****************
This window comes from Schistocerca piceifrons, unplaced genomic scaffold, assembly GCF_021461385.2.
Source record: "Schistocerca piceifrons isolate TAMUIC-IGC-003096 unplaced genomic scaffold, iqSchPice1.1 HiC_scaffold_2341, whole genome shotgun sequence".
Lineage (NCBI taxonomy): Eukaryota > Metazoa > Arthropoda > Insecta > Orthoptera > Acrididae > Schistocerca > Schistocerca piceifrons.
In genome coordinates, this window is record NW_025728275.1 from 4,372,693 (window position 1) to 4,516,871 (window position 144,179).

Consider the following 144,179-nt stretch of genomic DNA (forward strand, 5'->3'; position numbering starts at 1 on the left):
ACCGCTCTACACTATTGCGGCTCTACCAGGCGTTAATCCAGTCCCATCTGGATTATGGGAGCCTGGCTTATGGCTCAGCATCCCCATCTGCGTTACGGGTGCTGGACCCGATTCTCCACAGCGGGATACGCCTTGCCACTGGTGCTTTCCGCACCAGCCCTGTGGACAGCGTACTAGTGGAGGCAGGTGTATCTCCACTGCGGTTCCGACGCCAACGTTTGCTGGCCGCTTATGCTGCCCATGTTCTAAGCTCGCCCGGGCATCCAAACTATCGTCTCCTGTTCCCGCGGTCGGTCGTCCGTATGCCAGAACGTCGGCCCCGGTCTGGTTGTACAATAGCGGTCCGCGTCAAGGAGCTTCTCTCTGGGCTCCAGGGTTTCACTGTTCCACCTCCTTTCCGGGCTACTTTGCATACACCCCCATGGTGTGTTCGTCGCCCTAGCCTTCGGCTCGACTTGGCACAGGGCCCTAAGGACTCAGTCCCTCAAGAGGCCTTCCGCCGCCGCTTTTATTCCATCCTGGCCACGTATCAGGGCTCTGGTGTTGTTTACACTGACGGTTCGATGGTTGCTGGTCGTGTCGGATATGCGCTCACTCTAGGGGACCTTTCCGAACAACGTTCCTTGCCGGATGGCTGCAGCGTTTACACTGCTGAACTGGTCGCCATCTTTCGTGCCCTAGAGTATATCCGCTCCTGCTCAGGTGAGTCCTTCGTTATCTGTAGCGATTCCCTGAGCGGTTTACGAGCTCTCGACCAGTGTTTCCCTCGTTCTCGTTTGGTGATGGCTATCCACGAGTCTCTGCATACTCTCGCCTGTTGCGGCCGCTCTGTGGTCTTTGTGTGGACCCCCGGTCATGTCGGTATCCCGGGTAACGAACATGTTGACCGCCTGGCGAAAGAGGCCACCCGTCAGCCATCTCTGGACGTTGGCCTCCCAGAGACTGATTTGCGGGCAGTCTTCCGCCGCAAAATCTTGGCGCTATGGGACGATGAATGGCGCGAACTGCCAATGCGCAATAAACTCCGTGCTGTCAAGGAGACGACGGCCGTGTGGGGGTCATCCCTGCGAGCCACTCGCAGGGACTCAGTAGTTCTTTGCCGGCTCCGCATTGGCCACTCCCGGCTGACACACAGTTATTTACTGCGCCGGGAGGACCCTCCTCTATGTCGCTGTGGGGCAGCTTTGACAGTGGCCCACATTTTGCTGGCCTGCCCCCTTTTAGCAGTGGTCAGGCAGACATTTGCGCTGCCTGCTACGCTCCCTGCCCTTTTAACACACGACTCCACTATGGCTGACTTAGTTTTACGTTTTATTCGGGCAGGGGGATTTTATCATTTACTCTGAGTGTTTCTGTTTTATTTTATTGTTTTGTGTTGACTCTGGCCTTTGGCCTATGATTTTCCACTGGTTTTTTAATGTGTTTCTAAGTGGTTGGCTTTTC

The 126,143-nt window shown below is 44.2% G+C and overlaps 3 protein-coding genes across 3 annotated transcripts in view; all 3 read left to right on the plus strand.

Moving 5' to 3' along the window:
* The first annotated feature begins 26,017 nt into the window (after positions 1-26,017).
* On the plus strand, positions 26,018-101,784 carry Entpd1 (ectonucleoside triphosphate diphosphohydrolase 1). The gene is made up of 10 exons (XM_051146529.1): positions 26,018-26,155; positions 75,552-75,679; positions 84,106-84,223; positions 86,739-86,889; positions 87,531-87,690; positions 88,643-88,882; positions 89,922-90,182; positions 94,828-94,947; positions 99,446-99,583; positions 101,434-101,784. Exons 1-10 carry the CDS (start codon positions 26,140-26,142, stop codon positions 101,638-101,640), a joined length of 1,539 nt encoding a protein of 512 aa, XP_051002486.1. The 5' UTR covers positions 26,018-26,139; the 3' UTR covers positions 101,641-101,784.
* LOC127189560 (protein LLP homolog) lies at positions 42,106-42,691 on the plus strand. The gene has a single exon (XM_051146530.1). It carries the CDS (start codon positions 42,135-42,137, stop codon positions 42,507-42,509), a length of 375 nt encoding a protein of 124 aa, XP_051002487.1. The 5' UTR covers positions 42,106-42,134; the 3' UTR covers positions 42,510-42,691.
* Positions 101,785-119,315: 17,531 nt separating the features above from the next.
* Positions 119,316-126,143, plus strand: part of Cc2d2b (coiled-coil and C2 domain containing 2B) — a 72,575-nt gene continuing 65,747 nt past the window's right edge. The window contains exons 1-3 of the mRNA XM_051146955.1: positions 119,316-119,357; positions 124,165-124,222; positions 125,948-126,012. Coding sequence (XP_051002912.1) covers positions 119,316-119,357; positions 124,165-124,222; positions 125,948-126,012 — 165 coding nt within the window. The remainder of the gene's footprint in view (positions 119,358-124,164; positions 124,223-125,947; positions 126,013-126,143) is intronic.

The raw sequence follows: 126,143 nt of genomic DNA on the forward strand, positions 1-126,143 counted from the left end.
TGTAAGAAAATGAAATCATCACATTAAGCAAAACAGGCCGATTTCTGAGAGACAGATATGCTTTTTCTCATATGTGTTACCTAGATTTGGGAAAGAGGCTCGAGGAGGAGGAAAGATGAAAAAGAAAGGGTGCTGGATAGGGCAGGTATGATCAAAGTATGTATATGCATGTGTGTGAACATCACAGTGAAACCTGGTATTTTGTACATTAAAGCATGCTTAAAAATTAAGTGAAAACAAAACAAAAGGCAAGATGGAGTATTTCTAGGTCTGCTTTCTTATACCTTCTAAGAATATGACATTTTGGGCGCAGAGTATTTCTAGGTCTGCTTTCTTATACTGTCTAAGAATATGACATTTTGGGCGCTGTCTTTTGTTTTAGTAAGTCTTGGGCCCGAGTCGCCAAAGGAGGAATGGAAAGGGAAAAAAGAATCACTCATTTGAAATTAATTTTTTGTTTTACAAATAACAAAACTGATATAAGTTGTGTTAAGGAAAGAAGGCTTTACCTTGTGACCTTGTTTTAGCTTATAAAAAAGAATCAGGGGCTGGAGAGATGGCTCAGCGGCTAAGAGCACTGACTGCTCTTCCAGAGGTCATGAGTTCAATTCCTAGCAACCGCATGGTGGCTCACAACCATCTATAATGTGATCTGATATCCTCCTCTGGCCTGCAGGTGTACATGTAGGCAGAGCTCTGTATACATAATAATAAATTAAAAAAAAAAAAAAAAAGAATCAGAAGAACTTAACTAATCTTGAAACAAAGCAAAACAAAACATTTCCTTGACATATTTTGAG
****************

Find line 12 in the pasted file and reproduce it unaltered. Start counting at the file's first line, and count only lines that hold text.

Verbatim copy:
* Positions 101,785-119,315: 17,531 nt separating the features above from the next.